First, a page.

Edinburgh Bookshelf

Old and New Edinburgh Vol. V


The Grange.! GRANGE HOUSE. 49 ?The chapel of St. Roque,? says Wilson, ?? has not escaped the notice of the Lord Lyon King?s eulogist, among the varied features of the landscape that fill up the magnificent picture as Marmion rides under the escort of Sir David Lindesay to the top of Blackford Hill, in his approach to the Scottish camp, and looks down on the martial array of the kingdom, covering the wooded Links of the Burghmuir. James IV. is there represented as occasionally wending his way to attend mass at the neighbouring chapels of St. Katharine or St. Roque j nor is it unlikely that the latter may have been the scene of the monarch?s latest acts of devotion, ere he led forth that gallant array to perish around him on the field of Flodden.? In the ?Burgh Records,? 15th December, 1530, we find that James Barbour, master and governor of ?the foul folk on the mure? (i.e., the peststricken), had made away with the goods and clothes of many that were lying in the chapel of St. Roqui; and that all who had any claims to make should bring them forward on a given day; but if the clothes proved of small value, they were to be burned or given to the poor. In 1532 the provost and bailies, ?moved by devotion, have, for the honour of God and his Blissit Mother, Virgen Mane, and the holy confessour Sanct Rok,? for prayers to be said for the souls of those that lie in the said kirk and kirkyard, granted to Sir John Young, the chaplain thereof, three acres of the Burghmuir, with another acre to build houses upon; for which he and his successors were bound to keep the chapel in repair, and its slates and ? glaswyndois ? watertight. These acres are described in the ? Records ? as lying between the land of James Makgill on the west, and of William Henderson on the east, Braid?s Burn on the south, and the common passage of the Muir (ie., the Grange Loan) on the north. Early in the present century, by a new proprietor, ? the whole of this interesting and venerable ruin was swept away as an unsightly encumbrance to the estate of a retired trades. man.? Close by, a tombstone from its burying-ground long remained at the corner of a thatched cottage in the Loan. It bore the date 1600. Others were to be found in the adjacent boundary walls. Now villas are springing up fast between the Loan and Blackford Hill, which in altitude is 698 feet above the level of the sea, and of which Scott says, in ?? Marmion?.:- ?Blackford ! on whose uncultured breast, A truant boy, I sought the nest, Or listed as I lay at rest ; While rose on breezes thin The murmur of the city crowd : And, from his steeple, jingling loud, Among the broom, and thorn, and whin, St. Giles?s mingling din.? The tiends and tithes of the Burghmuir belonged of old to the abbey of Holyrood, but this did not prevent the acquisition of its fertile acres by private proprietors, or their transference to different ecclesiastical foundations. The great parish church of the city had at the earliest period of its existence as chief clergyman an official styled the Vicar of St. Giles?s, who possessed an interest in a farmhouse called St. Giles?s Grange, which has given the name of The Grange to all the pleasant suburb around where once it stood. In 1679, William Dick of Grange succeeded Janet McMath, his mother, relict of William Dick of Grange, in the lands of St. Giles?s Grange, and eighteen arable acres of the Sciennes. Before the Grange House was enlarged by the late Sir Thomas Dick Lauder, it presented, in the early part of the present century, as shown by Storer, the appearance of a plain little castellated house, with only three chimneys and one circular turret. Of old it was the patrimony of the Dicks, from whom it went to the Lauders; and in the Register of Entails for 1757, we find Mrs. Isabel Dick of Grange, and Sir Andrew Lauder of Fountainhall, her husband, entailing the lands and estate of Grange. They were cousins. He was the fifth baronet of the old and honourable line of Lauder, and she was the only child and heiress of William Dick of Grange, whose arms, argent a fesse wavy, azure, between three mullets gules, were thenceforward quartered with the rampant griffin of the Lauders. She died in the old Grange House in 1758; and there also died her mother, in 1764, ?Anne Seton, relict of William Dick of Grange: and eldest daughter of Sir Alexander Seton of Pitmedden, some time senator of the. College of Justice.? (Edinburgh Advertiser, Vol. I.) Her sister Jean died in the same house four years after. Dr. William Robertson, the historian and preacher, resided in the old Grange House in the later years of his life, and there his death occurred, on the I I th June, I 7 93- It was after the succession of Sir Thomas Dick Lauder, a well-known Zittirateur in Edinburgh society, who, early in life, was an officer of the Cameron Highlanders, that the Grange House was enlarge<, 103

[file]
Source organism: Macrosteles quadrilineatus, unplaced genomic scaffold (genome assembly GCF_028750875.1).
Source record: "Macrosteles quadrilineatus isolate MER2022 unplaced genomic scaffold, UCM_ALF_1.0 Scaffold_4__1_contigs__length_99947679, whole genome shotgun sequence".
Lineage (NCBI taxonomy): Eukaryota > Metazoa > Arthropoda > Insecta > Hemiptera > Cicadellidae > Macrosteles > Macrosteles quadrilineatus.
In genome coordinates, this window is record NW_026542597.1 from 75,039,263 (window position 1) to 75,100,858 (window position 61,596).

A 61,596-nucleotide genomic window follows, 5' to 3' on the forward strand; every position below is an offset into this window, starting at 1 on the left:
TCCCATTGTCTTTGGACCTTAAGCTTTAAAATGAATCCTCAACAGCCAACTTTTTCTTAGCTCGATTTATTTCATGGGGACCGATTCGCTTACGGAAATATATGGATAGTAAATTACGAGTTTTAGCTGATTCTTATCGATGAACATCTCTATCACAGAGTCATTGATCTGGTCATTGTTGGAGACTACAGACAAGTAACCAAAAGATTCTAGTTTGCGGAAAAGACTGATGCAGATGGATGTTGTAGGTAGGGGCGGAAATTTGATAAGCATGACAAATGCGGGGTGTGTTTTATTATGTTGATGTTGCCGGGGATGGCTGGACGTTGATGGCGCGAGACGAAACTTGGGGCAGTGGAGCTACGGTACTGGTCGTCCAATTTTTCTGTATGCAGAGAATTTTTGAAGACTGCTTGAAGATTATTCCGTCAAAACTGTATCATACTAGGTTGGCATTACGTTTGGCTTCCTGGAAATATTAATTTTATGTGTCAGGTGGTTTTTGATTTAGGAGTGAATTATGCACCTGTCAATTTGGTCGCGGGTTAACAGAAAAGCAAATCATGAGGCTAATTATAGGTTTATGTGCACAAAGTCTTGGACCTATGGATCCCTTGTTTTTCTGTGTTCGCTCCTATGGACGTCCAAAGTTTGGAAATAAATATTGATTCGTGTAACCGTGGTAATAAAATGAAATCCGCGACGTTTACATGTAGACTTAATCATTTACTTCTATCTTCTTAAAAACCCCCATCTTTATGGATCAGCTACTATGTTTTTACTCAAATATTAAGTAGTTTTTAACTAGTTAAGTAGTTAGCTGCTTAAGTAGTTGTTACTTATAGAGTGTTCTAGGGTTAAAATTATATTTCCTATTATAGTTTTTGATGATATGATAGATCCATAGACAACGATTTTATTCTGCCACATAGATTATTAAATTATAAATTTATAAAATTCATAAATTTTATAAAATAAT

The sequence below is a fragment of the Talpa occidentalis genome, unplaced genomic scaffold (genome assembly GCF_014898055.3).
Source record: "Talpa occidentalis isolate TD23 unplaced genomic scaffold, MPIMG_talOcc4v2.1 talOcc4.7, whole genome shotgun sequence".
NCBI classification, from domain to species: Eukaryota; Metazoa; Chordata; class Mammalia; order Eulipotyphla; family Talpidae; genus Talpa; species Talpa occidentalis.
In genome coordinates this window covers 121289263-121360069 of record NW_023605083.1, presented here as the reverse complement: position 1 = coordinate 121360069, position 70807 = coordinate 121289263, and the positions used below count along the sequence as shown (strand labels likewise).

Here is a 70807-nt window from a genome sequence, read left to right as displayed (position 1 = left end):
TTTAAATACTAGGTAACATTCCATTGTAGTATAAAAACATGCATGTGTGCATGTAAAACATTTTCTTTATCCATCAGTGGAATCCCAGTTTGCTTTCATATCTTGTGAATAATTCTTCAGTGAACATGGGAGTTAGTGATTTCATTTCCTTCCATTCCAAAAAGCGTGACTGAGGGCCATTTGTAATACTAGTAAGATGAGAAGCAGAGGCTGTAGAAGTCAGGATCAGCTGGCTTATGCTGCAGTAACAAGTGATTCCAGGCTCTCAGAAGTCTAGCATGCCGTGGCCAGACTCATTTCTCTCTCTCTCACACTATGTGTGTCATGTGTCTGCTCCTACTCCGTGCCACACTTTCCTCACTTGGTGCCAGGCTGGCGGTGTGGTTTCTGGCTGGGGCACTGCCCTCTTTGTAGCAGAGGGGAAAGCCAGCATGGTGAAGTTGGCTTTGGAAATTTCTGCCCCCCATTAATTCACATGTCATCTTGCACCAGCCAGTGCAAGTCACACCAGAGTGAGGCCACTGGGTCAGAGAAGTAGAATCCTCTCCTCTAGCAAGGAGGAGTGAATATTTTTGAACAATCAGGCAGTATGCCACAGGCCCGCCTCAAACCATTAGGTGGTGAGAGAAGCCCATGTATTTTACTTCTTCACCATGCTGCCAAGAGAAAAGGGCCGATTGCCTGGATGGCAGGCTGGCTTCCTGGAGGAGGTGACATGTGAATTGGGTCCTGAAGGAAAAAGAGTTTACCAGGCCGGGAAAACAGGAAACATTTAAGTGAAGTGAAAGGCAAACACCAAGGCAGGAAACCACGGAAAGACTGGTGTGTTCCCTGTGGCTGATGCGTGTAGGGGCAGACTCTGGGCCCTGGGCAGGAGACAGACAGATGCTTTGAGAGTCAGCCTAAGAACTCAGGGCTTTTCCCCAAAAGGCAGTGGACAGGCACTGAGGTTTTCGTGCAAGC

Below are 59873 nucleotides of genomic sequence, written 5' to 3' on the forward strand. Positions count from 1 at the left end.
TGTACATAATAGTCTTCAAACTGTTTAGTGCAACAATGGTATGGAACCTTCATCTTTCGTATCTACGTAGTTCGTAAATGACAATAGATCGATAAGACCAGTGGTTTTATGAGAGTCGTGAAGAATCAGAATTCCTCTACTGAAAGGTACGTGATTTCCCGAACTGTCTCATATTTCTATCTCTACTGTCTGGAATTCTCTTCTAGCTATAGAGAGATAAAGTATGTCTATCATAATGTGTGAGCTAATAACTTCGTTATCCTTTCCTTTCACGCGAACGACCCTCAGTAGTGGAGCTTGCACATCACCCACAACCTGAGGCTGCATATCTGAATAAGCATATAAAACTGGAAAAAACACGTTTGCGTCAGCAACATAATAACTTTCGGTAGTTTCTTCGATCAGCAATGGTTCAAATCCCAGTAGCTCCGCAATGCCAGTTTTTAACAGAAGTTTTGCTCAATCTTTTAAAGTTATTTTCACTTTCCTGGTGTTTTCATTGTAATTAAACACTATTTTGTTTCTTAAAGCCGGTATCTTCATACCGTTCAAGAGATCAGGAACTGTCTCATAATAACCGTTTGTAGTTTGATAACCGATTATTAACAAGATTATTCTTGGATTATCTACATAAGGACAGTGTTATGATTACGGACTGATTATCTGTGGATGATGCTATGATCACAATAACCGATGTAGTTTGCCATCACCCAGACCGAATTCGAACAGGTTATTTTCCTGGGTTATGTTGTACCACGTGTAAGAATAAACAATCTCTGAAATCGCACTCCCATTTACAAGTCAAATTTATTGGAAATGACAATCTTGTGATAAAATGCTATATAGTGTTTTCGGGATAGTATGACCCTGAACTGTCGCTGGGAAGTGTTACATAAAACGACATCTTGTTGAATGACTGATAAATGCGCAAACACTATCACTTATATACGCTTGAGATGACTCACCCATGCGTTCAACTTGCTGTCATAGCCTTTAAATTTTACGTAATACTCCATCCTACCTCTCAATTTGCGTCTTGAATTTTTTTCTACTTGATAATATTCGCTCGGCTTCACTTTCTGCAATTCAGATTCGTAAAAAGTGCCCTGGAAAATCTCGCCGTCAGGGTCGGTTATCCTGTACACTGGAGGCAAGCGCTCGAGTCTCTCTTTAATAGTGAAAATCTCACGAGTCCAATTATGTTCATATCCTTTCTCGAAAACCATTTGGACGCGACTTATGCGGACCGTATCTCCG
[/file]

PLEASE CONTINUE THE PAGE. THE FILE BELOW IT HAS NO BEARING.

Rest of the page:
Volume 5 Page 49
  Shrink Shrink   Print Print